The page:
O God, the Rock of Ages

Full Text

1 O God, the Rock of Ages,
Who evermore hast been,
What time the tempest rages,
Our dwelling place serene:
Before Thy first creations,
O Lord, the same as now,
To endless generations
The Everlasting Thou!

2 Our years are like the shadows
On sunny hills that lie,
Or grasses in the meadows
That blossom but to die;
A sleep, a dream, a story
By strangers quickly told,
An unremaining glory
Of things that soon are old.

3 O thou who canst not slumber,
Whose light grows never pale,
Teach us aright to number
Our years before they fail;
On us Thy mercy lighten,
On us Thy goodness rest,
And let Thy Spirit brighten
The hearts Thyself hast blessed.

4 Lord, crown our faith's endeavor
With beauty and with grace,
Till, clothed in light for ever,
We see Thee face to face:
A joy no language measures;
A fountain brimming o'er;
An endless flow of pleasures;
An ocean without shore.


The Hymnal: Published by the authority of the General Assembly of the Presbyterian Church in the U.S.A., 1895

Author: Edward H. Bickersteth

Bickersteth, Edward Henry, D.D., son of Edward Bickersteth, Sr. born at Islington, Jan. 1825, and educated at Trinity College, Cambridge (B.A. with honours, 1847; M.A., 1850). On taking Holy Orders in 1848, he became curate of Banningham, Norfolk, and then of Christ Church, Tunbridge Wells. His preferment to the Rectory of Hinton-Martell, in 1852, was followed by that of the Vicarage of Christ Church, Hampstead, 1855. In 1885 he became Dean of Gloucester, and the same year Bishop of Exeter. Bishop Bickersteth's works, chiefly poetical, are:— (l) Poems, 1849; (2) Water from the Well-spring, 1852; (3) The Rock of Ages, 1858 ; (4) Commentary on the New Testament, 1864; (5) Yesterday, To-day, and For Ever, 1867; (6) The Spirit of Life, 1868;… Go to person page >


O God, the Rock of Ages. Bishop E. H. Bickersteth. [Sunday after Christmas.] In his note to this hymn in his annotated edition of his Hymnal Companion, 1880, Bishop Bickersteth says that "this hymn was written by the Editor (1860),"but in his work. The Two Brothers, &c, 1871, p. 226, it is dated "1862." It was included in the English Presbyterian Psalms & Hymns, 1867; the Hymnal Companion, 1870 and 1876; and the author's From Year to Year, 1883. Its use has extended to America and other English-speaking countries.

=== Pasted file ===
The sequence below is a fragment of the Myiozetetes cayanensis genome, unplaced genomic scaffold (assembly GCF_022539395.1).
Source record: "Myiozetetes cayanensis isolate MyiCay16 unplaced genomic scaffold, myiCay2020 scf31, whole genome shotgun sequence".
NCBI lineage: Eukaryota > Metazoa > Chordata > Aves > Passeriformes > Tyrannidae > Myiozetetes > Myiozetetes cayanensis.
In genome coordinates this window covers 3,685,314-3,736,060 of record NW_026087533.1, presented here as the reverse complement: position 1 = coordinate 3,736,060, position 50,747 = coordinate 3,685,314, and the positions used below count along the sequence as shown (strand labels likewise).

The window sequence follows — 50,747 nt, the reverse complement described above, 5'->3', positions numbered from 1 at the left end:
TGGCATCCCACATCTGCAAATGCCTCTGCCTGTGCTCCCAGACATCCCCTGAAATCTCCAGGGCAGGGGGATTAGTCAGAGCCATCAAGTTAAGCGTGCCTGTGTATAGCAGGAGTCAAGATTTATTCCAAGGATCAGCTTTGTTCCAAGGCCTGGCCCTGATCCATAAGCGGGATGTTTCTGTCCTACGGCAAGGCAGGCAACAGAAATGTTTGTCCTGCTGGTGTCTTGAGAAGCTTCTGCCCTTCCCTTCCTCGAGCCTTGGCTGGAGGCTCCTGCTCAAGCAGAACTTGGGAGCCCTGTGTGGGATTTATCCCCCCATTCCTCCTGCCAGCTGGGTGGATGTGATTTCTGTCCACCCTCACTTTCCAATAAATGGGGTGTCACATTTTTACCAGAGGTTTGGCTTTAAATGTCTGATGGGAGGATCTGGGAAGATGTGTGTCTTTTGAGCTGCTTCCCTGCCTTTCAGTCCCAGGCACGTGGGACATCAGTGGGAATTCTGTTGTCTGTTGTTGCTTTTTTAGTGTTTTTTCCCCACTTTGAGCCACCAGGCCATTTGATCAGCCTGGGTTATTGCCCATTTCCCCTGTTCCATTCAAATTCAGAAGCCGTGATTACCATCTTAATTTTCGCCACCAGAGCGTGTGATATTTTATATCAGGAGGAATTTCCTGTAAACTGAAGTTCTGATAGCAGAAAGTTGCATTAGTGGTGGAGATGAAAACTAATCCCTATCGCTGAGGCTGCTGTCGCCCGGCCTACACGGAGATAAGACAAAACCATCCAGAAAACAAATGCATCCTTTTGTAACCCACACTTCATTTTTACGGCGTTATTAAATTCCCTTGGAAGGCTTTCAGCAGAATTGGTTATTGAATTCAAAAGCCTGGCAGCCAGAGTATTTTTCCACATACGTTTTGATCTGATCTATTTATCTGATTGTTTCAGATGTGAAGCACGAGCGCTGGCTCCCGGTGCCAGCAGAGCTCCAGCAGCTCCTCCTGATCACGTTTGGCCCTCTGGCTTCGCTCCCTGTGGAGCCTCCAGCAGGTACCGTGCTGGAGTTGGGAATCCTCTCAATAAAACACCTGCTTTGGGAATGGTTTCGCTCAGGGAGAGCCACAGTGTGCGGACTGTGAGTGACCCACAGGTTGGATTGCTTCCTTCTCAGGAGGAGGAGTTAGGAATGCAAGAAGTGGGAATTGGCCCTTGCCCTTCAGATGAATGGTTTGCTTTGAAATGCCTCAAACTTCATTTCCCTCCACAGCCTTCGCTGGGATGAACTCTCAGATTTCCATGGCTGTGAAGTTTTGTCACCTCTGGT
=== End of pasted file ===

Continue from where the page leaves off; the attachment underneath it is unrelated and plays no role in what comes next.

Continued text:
--John Julian, Dictionary of Hymnology (1907)




GREENLAND, an example of the popular nineteenth-century practice of creating hymn tunes from the works of classical composers, is thought to be originally from one of J. Michael Haydn's (PHH 67) "Deutschen Kirchen Messen." The tune acquired its title from its occasional association with the text "Fr…

Go to tune page >

SCHUBERT (53344)



The Book of Common Praise: being the hymn book of The Church of England in Canada (revised 1938) #505
The Cyber Hymnal #4883
  • Adobe Acrobat image (PDF)
  • Noteworthy Composer score (NWC)
  • XML score (XML)
Small Church Music #1914
  • PDF Score (PDF)


Instances (1 - 4 of 4)Text InfoTune InfoTextScoreFlexScoreAudioPage Scan
Small Church Music #1914Audio
Small Church Music #3357Audio
The Cyber Hymnal #4883TextScoreAudio
Trinity Hymnal (Rev. ed.) #28Text
Include 181 pre-1979 instances